Palme weapon dive fruitless

A search for the gun used in the 1986 murder of Swedish prime minister Olof Palme was called off on Saturday after coastguard divers failed to find anything suspicious in the Gavleån creek near Gävle.

Gavleån has featured in the murder investigation for the past year, due to the evidence of one witness who claims to have seen someone throw an object into the creek, near the E4 motorway outside Gävle, at around the time of the murder.

Having heard about the tip, the coastguard contacted Stig Edqvist, who leads the investigation into Palme’s murder, to get his view on the subject.

“He thought it was a good idea to dive in the creek, and we will now report the results to him. Then we’ll see what happens in the future,” coastguard diver Mats Bernäng told TT.

After about five hours’ diving on Saturday the four divers found two safety deposit boxes, a fire axe and other scrap metal.

Bernäng says he thinks it unlikely that there is a gun in the search area. The divers, using metal detectors, thoroughly searched a 25 by 30 metre area, Aftonbladet reports.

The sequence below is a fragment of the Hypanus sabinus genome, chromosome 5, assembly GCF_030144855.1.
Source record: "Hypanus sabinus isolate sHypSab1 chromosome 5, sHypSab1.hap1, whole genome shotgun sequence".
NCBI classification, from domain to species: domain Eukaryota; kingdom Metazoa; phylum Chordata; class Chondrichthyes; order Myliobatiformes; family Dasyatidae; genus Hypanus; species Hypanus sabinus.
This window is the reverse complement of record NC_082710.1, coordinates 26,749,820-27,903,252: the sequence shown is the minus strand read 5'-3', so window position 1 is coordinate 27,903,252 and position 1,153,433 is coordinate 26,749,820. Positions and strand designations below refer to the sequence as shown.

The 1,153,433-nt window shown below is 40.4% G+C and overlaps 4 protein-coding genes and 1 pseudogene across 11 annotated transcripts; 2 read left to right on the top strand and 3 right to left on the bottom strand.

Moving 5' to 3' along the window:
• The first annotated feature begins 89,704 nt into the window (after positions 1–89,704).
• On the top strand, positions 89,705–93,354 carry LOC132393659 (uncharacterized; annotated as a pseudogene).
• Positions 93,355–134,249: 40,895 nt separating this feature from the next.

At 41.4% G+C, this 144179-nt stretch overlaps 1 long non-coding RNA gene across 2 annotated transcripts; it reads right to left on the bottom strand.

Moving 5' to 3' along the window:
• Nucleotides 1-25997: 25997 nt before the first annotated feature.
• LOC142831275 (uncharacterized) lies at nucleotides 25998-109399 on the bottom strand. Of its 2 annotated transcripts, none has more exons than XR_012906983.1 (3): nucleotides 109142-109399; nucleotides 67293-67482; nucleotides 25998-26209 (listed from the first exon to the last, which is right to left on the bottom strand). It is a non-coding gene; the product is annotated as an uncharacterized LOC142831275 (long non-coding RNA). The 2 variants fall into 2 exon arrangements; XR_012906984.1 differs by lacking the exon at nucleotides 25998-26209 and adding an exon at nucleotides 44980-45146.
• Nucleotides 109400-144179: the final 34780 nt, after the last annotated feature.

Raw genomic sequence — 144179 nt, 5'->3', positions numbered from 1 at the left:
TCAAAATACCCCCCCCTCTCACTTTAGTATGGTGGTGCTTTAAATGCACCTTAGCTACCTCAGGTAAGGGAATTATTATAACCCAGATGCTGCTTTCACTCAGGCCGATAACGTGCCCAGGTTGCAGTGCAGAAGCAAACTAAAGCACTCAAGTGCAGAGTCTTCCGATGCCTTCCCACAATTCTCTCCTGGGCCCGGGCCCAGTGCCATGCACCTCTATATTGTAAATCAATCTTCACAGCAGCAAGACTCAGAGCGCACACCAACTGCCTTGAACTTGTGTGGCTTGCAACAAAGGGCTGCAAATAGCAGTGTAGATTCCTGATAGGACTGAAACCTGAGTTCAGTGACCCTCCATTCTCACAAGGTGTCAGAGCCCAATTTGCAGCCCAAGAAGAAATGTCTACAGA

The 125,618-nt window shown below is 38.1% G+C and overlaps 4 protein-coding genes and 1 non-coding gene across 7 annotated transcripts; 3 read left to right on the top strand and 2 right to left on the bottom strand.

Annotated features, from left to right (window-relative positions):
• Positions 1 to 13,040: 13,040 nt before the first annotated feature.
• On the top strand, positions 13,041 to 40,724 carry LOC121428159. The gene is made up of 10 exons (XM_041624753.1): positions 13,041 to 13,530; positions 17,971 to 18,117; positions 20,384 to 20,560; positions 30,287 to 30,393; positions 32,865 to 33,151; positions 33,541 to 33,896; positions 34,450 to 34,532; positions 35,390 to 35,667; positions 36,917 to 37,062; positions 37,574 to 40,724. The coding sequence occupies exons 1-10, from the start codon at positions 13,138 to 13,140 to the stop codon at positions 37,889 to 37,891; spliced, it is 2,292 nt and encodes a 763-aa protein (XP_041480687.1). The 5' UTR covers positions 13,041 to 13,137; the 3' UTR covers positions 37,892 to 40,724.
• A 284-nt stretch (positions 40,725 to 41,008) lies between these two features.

The police service said that the dive was a private initiative.

Olof Palme was shot dead on Sveavägen in central Stockholm on 28th February 1986, while walking back from the cinema with his wife. Two Winchester-Western .357 Magnum bullets were found at the scene, making it likely that the murder weapon was a Smith & Wesson.357.

Christer Pettersson was convicted of Palme’s murder in 1989, but was freed on appeal. Nobody else has been tried for the killing. Pettersson died in 2004. The investigation will continue until 2011, the 25th anniversary of the shooting.

TT/The Local